- Warren’s opposition to Powell means that Senate Majority Leader Charles SchumerChuck SchumerHospitals in underserved communities face huge cuts in reckless 'Build Back Better' plan GOP infighting takes stupid to a whole new level Progressive groups urge Schumer to prevent further cuts to T plan MORE (D-N.Y.) will have to round up Republican votes for his nomination, which will be an easy task since Powell was nominated to be chairman by former President TrumpDonald TrumpHillicon Valley — State Dept. employees targets of spyware Ohio Republican Party meeting ends abruptly over anti-DeWine protesters Jan. 6 panel faces new test as first witness pleads the Fifth MORE in 2017.
- Two other progressives, Sens. Sheldon WhitehouseSheldon WhitehouseWhat's that you smell in the Supreme Court? The Hill's Morning Report - Ins and outs: Powell renominated at Fed, Parnell drops Senate bid On The Money — Biden sticks with Powell despite pressure MORE (D-R.I.) and Jeff MerkleyJeff MerkleySenate GOP blocks defense bill, throwing it into limbo Lawmakers call on Olympic committee to press China on human rights abuses Senate Democrats call on Biden to push for COVID-19 vaccine patent waivers at WTO MORE (D-Ore.), signaled last week that they would also oppose Powell.
Read more from The Hill’s Alexander Bolton here.
GET IN FORMATION
Women could lead a powerful Senate spending panel for first time ever
One of the Senate’s most powerful spending committees could see women at the helm for the first time in the next session of Congress following a string of announced retirements in the upper chamber.
Sens. Patrick LeahyPatrick Joseph LeahyBiden signs four bills aimed at helping veterans The Hill's Morning Report - Ins and outs: Powell renominated at Fed, Parnell drops Senate bid On The Money — Biden sticks with Powell despite pressure MORE (D-Vt.) and Richard ShelbyRichard Craig ShelbyCongress averts shutdown after vaccine mandate fight Pelosi hammers 'anti-science, anti-vaccination' Republicans for threatening shutdown The Hill's 12:30 Report: Biden to announce increased measures for omicron MORE (R-Ala.), chairman and vice chairman of the Senate Appropriations Committee, are prepared to retire at the end of their terms next year, and two senior members of the upper chamber’s largest committee are in line to succeed the pair.
Sens. Patty MurrayPatricia (Patty) Lynn MurrayBiden signs four bills aimed at helping veterans On The Money — Biden sticks with Powell despite pressure Senators call for Smithsonian Latino, women's museums to be built on National Mall MORE (D-Wash.) and Susan Collins (R-Maine), whose shared experience serving on the committee and in the upper chamber span decades, are poised to take their male colleagues' places. It would be the first time in the committee’s 154-year history that women sat in its two top seats, a committee aide confirmed to The Hill.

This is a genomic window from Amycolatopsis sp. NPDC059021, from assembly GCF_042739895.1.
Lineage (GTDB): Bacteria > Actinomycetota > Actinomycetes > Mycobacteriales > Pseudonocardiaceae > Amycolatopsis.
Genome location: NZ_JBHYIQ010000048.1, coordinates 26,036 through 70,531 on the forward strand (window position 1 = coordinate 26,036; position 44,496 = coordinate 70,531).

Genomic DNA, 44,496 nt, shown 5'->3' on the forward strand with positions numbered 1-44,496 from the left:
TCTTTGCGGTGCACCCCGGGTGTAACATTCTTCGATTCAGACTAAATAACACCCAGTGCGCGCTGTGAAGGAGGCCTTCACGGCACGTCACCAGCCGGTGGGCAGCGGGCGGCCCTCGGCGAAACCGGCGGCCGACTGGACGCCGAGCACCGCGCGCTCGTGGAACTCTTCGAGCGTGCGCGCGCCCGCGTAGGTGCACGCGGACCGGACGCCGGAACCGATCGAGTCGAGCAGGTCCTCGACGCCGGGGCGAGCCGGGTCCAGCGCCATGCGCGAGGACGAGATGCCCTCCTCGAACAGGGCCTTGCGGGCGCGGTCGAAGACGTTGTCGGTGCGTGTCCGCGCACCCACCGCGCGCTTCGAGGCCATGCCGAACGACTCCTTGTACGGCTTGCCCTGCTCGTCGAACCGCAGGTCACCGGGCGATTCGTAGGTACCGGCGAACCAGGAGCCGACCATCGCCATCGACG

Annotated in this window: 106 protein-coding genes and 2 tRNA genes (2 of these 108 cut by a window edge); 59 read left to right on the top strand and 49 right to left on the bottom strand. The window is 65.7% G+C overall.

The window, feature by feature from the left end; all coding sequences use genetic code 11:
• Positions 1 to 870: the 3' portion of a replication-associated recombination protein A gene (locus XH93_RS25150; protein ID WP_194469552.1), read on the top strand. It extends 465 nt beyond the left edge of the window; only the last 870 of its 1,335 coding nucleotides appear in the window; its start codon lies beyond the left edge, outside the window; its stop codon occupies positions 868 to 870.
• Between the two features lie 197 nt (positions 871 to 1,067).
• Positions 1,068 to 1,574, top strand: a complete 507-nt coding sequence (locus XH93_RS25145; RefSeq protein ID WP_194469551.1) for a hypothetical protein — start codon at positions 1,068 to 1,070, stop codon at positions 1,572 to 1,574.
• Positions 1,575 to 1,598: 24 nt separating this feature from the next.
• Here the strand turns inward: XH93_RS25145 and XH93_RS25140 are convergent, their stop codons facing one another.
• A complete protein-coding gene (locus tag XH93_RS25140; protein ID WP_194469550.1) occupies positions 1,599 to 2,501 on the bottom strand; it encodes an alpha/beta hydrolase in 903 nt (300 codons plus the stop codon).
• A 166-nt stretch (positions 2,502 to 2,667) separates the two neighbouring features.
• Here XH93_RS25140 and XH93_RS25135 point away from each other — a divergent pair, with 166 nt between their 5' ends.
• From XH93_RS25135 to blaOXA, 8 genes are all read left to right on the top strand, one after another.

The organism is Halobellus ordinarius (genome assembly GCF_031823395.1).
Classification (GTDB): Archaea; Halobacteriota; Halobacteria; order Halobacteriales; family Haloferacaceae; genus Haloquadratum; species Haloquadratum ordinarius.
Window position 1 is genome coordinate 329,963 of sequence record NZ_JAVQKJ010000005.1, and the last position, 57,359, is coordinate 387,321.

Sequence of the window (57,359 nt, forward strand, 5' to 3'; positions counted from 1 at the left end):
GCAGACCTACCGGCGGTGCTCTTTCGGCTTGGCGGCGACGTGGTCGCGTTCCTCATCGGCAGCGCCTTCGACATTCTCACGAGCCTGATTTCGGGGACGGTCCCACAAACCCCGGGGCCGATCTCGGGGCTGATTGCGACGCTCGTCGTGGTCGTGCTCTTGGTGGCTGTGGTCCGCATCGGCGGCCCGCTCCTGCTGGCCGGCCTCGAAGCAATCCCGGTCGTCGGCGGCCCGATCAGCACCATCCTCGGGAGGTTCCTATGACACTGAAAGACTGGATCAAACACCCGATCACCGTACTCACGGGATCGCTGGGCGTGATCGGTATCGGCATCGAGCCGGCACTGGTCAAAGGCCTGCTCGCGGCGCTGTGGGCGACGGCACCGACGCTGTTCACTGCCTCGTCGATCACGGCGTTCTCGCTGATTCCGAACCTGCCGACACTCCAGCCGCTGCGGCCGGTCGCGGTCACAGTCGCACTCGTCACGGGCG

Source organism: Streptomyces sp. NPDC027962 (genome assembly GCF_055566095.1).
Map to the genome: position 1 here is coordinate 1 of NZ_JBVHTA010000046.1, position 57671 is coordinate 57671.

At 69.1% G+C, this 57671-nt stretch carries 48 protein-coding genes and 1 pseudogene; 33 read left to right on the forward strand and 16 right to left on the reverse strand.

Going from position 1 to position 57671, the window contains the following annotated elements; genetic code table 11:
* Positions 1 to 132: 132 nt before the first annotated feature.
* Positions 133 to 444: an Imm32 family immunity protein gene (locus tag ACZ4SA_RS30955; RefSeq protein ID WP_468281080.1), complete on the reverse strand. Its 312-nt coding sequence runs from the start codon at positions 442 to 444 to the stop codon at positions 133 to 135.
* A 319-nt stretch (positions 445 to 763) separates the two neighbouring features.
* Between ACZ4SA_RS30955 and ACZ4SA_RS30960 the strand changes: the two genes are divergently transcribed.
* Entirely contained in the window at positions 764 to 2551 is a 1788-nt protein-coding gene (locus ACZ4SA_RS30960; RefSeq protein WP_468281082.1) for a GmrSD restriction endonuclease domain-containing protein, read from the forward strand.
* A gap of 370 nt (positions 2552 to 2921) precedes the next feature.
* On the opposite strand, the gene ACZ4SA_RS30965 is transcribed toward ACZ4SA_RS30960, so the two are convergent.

Read more here.
Holiday season poses major test for Biden economy
Black Friday this week will kick off a crucial stretch for President Biden as the U.S. economy struggles to shake off the limits of the coronavirus pandemic.
COVID-19 stifled the regular economic boost of the holiday season in 2020, but retailers and manufacturers are bracing for a surge of shopping and travel after three straight months of growing pressure on supply lines.
Retail sales minus automobiles and gasoline during Thanksgiving week are expected to rise 10 percent from last year and 12.2 percent from 2019, according to data from Mastercard. The company projects a 56 percent increase in apparel sales, a 40.2 percent jump in department stores sales, roughly 30 percent more spending on electronics and a nearly 40 percent increase in jewelry sales from the same time last year.
The political stakes are high for Biden, with Republicans more than ready to accuse him of ruining the holidays.
Read more here.
Good to Know
Rep. Abigail SpanbergerAbigail Davis SpanbergerWith Build Back Better, Dems aim to correct messaging missteps Sunday shows preview: New COVID-19 variant emerges; supply chain issues and inflation persist On The Money — Biden sticks with Powell despite pressure MORE (D-Va.) is calling on President Biden to appoint a supply chain czar to help coordinate a federal response to the bottlenecks that are causing a spike in prices nationwide.
Here’s what else have our eye on:
- The Biden administration’s rule increasing the minimum wage for federal contractors to $15 an hour will take effect Jan. 30 the Labor Department announced Monday.
- Americans’ economic worries rose to a pandemic high this month, according to Gallup, but the level of concern still remains relatively low compared to historical trends.
- Forty-three percent of registered voters in a new poll conducted by Politico and Morning Consult said they believe President Biden’s expansive social spending and climate package will make inflation worse.
That’s it for today. Thanks for reading and check out The Hill’s Finance page for the latest news and coverage. We’ll see you tomorrow.